The technique presented according to the invention assumes the input to be an image segmented into regions of interest. Each segment of interest is automatically analyzed to identify its perceptually significant components. In this invention, this is accomplished with an adaptive morphological filter that removes perceptually insignificant shape information. The shapes of these components are then characterized, e.g., with normalized Fourier Descriptors, which characterizes the region's shape in terms of the frequency content of its boundary. Since an image segment may have more than one perceptually significant component, the programmatic shape representation of the segment is the composition of the shape representations of each perceptually significant component. Each perceptually significant component of each image segment is stored and indexed for efficient retrieval of candidate shapes in response to a query, e.g., an R-Tree is used to index keys generated from the normalized Fourier Descriptors. The process of determining the similarity of two image segments comprises the comparison of each of the segment's perceptually significant components, e.g., with Fourier Descriptors as the shape characterization scheme, similarity is determined with a Euclidean Distance metric and Fourier Descriptor normalization error compensation.

The advantage of the invention is that it provides a simple, fast and effective method for the archival and retrieval of images based on the shape properties of perceptually significant components of identified segments in an image. The centerpiece and principal advantage of this invention is the automatic identification and representation of perceptually relevant shape components of the identified image segments. The process of comparing segments of two images comprises the determination of the similarity of the perceptually relevant shape components of the segments. These are combined together into a system for retrieving images from a database that contains segments with shape properties similar to those of a query image or sketch. This method will find application in any product wishing to provide image archival and retrieval capabilities where the computer will automatically organize images, based on the image's content.

These and other aspects, objects, features and advantages of the present invention will be more clearly understood and appreciated from a review of the following detailed description of the preferred embodiments and appended claims, and by reference to the accompanying drawings.

BRIEF DESCRIPTION OF THE DRAWINGS

FIGS. 1A and 1B show a method for building a shape representation in accordance with a preferred embodiment of the invention.

FIG. 2 is an example of an N-point polygonal boundary

FIG. 3 is an illustration of the reconstruction of a shape (the center shape) from varying numbers of Fourier descriptors.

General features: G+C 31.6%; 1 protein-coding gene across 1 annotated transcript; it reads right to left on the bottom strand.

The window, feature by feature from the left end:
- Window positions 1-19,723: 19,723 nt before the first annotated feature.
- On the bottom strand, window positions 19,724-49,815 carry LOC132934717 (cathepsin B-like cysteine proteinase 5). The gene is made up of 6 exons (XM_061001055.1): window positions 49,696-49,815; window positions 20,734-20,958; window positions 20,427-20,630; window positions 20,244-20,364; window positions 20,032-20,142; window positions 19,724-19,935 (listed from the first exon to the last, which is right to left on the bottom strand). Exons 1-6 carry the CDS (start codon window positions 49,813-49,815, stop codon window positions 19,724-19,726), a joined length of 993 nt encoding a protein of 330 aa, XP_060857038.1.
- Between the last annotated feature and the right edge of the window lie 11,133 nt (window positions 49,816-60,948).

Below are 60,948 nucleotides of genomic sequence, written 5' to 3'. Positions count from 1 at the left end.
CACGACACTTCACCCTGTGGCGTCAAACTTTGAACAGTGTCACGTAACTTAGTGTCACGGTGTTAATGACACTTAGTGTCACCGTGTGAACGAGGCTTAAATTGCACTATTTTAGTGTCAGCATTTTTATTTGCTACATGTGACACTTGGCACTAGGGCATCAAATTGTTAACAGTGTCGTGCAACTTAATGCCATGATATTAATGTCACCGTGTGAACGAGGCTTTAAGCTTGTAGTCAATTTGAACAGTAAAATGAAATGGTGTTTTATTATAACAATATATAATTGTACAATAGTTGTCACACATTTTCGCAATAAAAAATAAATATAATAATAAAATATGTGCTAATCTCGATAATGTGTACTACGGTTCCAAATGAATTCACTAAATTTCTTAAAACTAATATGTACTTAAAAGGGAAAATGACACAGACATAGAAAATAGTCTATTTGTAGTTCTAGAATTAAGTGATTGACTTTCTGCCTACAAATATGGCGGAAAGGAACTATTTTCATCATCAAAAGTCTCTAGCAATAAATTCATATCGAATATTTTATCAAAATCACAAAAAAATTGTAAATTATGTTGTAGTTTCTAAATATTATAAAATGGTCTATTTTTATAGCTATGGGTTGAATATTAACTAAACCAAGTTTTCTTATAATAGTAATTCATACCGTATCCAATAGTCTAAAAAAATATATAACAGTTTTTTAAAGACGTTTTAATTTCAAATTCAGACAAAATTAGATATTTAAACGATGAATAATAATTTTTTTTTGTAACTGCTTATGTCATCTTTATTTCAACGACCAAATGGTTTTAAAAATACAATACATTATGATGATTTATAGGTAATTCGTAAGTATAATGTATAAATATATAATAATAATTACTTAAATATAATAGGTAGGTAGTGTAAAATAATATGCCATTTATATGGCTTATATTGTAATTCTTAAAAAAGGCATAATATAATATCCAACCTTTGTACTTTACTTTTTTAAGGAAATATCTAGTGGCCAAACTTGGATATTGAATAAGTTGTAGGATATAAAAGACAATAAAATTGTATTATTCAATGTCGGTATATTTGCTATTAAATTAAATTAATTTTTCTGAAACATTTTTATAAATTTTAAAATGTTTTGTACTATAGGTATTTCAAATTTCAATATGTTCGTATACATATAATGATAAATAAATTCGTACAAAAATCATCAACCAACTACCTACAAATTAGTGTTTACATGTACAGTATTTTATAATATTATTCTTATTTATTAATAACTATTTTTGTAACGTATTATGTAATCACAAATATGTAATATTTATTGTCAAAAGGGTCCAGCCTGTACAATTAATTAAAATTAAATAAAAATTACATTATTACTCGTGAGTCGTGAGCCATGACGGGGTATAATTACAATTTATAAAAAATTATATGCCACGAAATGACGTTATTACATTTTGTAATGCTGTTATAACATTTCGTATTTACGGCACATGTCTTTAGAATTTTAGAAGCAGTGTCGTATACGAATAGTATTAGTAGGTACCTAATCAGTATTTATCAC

FIG. 4 shows a method for generating a query using the shape representation generated from FIGS. 1A and 1B.

FIGS. 5A and 5B show a method for doing similarity ranking of search results obtained from the query of FIG. 4.

FIGS. 6A, 6B and 6C illustrate the filtering ability of a morphological open-close filter to remove perceptually insignificant components from the boundary model provided from FIGS. 1A and 1B.

FIGS. 7A, 7B and 7C illustrate the effect that removal of irrelevant information has on the shape representation.

FIG. 8 is a block diagram of a computer system for implementing the present invention.

DETAILED DESCRIPTION OF THE INVENTION

Because image processing systems employing shape-based image representation are well known, the present description will be directed in particular to attributes forming part of, or cooperating more directly with, the method and system in accordance with the present invention. Method and system attributes not specifically shown or described herein may be selected from those known in the art. In the following description, a preferred embodiment of the present invention would ordinarily be implemented as a software program, although those skilled in the art will readily recognize that the equivalent of such software may also be constructed in hardware. Given the method and system as described according to the invention in the following materials, software not specifically shown, suggested or described herein that is useful for implementation of the invention is conventional and within the ordinary skill in such arts.

If the invention is implemented as a computer program, the program may be stored in conventional computer readable storage medium, which may comprise, for example; magnetic storage media such as a magnetic disk (such as a floppy disk or a hard drive) or magnetic tape; optical storage media such as an optical disc, optical tape, or machine readable bar code; solid state electronic storage devices such as random access memory (RAM), or read only memory (ROM); or any other physical device or medium employed to store a computer program.

Referring to FIGS. 1A and 1B, the image is first segmented into regions of interest in a segmentation stage 10. The inventive method to be presented can be used to archive and retrieve images based on shape emblems. The method makes no assumptions about and places no restrictions on the segmentation method that generates the image regions to be characterized by shape. Various segmentation algorithms are known in the prior art may be used. For instance, U.S. Pat. No. 5,418,895 (which is incorporated herein by reference) discloses a technique for segmenting a color image into regions corresponding to objects in the physical world. Alternatively, other techniques known to those of ordinary skill may be used.